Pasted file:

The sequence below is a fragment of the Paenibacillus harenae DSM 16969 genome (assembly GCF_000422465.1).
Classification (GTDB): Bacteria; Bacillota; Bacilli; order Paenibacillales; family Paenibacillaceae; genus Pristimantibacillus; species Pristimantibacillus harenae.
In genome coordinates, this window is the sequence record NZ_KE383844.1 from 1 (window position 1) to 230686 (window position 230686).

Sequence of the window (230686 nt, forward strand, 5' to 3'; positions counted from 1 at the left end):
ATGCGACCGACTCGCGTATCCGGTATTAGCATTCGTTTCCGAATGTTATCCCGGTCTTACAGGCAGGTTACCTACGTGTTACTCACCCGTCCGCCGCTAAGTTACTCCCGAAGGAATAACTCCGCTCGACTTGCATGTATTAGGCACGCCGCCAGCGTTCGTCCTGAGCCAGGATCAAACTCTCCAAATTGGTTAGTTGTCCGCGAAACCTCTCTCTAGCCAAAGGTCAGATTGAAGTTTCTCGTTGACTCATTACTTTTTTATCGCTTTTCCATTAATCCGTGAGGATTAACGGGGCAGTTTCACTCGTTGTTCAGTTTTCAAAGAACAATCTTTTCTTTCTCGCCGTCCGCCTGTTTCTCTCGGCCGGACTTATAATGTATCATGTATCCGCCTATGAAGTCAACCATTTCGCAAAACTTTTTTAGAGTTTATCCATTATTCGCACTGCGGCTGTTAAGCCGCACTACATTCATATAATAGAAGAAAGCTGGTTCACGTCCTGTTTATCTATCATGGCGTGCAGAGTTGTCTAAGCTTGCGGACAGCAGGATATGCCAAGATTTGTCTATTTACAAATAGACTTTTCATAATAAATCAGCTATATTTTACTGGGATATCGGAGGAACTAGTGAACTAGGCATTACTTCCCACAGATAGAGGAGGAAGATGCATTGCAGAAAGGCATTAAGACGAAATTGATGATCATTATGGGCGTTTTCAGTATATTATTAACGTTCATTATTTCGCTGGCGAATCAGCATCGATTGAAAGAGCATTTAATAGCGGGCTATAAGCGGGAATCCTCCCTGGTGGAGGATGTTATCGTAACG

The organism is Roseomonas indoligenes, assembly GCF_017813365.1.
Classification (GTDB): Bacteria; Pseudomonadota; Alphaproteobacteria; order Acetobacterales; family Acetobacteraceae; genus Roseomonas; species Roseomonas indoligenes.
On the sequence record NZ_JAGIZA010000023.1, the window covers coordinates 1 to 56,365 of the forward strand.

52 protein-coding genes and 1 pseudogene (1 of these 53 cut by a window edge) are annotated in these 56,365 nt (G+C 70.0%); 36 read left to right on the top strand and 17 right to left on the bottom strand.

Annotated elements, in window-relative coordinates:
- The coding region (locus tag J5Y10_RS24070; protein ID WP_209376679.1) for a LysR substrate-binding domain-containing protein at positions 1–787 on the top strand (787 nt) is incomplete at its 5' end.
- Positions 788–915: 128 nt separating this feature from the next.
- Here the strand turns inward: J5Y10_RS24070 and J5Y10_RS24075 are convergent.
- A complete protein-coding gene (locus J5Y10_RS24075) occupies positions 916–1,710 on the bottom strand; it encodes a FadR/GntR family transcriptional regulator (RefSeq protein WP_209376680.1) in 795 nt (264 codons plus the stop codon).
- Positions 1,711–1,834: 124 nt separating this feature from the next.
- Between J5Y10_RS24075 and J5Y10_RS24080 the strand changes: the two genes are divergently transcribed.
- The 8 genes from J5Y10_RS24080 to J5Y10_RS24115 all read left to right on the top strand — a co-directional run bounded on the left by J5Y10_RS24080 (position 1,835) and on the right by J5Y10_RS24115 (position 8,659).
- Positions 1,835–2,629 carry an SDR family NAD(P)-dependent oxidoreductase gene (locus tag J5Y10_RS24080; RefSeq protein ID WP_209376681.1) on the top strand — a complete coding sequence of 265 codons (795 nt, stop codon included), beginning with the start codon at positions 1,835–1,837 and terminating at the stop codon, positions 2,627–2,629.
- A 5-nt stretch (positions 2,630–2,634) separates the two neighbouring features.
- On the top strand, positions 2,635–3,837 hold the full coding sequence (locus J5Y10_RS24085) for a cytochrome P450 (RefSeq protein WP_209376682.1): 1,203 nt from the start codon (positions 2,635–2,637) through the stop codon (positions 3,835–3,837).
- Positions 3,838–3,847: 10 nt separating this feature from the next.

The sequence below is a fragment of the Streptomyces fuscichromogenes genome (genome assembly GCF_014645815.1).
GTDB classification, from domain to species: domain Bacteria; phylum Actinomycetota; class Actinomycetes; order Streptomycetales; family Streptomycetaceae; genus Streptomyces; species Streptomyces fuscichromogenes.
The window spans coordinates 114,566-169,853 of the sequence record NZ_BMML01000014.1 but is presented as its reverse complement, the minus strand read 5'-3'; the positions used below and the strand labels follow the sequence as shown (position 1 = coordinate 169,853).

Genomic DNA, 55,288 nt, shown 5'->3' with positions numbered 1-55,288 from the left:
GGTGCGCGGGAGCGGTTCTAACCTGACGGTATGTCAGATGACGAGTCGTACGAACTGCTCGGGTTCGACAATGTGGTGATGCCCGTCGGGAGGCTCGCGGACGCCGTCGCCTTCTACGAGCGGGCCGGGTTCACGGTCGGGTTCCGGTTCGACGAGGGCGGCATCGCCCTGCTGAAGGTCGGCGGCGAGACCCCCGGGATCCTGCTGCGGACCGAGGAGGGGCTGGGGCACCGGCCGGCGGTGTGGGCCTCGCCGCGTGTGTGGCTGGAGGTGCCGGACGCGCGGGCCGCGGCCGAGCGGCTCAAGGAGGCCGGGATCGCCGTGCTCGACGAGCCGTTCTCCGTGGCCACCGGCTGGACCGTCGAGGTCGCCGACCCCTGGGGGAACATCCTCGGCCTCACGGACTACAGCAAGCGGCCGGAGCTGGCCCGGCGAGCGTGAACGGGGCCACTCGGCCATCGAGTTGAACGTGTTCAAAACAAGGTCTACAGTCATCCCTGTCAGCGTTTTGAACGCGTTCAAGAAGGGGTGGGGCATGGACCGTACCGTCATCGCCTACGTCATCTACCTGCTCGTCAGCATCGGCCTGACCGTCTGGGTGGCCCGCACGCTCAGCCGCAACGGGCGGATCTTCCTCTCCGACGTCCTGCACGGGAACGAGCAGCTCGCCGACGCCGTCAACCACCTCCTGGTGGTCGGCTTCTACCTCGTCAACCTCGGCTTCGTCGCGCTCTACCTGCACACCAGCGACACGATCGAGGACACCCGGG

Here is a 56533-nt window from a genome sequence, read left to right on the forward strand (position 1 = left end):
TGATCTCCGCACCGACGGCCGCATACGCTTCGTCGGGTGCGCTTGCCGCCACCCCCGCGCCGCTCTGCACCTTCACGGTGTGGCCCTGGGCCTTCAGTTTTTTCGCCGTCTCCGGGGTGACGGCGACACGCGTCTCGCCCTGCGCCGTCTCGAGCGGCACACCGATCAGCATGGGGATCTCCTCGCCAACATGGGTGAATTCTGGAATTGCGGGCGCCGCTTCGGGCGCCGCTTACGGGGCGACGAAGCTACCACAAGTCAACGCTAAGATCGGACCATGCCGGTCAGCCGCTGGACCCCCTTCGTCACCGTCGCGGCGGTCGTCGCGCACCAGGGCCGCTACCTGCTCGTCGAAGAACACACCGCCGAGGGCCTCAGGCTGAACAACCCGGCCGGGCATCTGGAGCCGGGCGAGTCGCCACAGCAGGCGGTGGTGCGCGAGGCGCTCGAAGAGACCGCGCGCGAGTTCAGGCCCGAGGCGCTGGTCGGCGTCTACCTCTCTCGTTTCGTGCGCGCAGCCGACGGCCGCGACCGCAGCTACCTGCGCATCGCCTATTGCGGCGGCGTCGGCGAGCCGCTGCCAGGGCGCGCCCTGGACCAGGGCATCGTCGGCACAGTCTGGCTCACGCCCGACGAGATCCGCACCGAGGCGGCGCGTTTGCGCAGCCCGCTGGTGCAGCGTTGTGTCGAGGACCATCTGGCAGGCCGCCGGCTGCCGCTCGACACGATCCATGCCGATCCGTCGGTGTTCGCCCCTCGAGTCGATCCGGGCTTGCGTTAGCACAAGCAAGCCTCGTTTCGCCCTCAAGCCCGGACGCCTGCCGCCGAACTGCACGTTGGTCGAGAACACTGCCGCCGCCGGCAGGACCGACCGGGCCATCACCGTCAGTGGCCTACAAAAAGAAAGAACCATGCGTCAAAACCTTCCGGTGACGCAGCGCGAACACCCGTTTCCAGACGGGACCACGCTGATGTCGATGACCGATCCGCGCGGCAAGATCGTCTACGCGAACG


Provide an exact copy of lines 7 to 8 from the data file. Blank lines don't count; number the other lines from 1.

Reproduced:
Classification (GTDB): Bacteria; Pseudomonadota; Alphaproteobacteria; order Acetobacterales; family Acetobacteraceae; genus Roseomonas; species Roseomonas indoligenes.
On the sequence record NZ_JAGIZA010000023.1, the window covers coordinates 1 to 56,365 of the forward strand.